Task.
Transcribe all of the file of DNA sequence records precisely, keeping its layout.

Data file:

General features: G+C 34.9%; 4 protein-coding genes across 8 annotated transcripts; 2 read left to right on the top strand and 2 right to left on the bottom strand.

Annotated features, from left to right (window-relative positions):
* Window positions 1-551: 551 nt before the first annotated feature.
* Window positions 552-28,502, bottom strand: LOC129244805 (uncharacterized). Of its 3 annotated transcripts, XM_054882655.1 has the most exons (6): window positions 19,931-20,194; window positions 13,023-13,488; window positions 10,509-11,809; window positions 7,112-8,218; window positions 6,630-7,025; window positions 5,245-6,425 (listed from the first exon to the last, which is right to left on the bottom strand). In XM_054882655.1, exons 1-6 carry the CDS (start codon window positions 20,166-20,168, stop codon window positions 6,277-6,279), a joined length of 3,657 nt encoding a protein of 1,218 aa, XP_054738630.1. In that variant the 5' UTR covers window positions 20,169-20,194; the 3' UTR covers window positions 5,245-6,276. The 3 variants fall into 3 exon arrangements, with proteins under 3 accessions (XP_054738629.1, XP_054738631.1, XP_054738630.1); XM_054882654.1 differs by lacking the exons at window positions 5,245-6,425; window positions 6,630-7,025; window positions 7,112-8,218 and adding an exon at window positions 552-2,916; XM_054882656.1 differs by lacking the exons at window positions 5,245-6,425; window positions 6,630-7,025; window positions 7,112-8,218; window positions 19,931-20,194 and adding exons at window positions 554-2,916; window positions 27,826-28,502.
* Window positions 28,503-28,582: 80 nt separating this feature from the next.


General features: G+C 34.9%; 4 protein-coding genes across 8 annotated transcripts; 2 read left to right on the top strand and 2 right to left on the bottom strand.

Annotated features, from left to right (window-relative positions):
* Window positions 1-551: 551 nt before the first annotated feature.
* Window positions 552-28,502, bottom strand: LOC129244805 (uncharacterized). Of its 3 annotated transcripts, XM_054882655.1 has the most exons (6): window positions 19,931-20,194; window positions 13,023-13,488; window positions 10,509-11,809; window positions 7,112-8,218; window positions 6,630-7,025; window positions 5,245-6,425 (listed from the first exon to the last, which is right to left on the bottom strand). In XM_054882655.1, exons 1-6 carry the CDS (start codon window positions 20,166-20,168, stop codon window positions 6,277-6,279), a joined length of 3,657 nt encoding a protein of 1,218 aa, XP_054738630.1. In that variant the 5' UTR covers window positions 20,169-20,194; the 3' UTR covers window positions 5,245-6,276. The 3 variants fall into 3 exon arrangements, with proteins under 3 accessions (XP_054738629.1, XP_054738631.1, XP_054738630.1); XM_054882654.1 differs by lacking the exons at window positions 5,245-6,425; window positions 6,630-7,025; window positions 7,112-8,218 and adding an exon at window positions 552-2,916; XM_054882656.1 differs by lacking the exons at window positions 5,245-6,425; window positions 6,630-7,025; window positions 7,112-8,218; window positions 19,931-20,194 and adding exons at window positions 554-2,916; window positions 27,826-28,502.
* Window positions 28,503-28,582: 80 nt separating this feature from the next.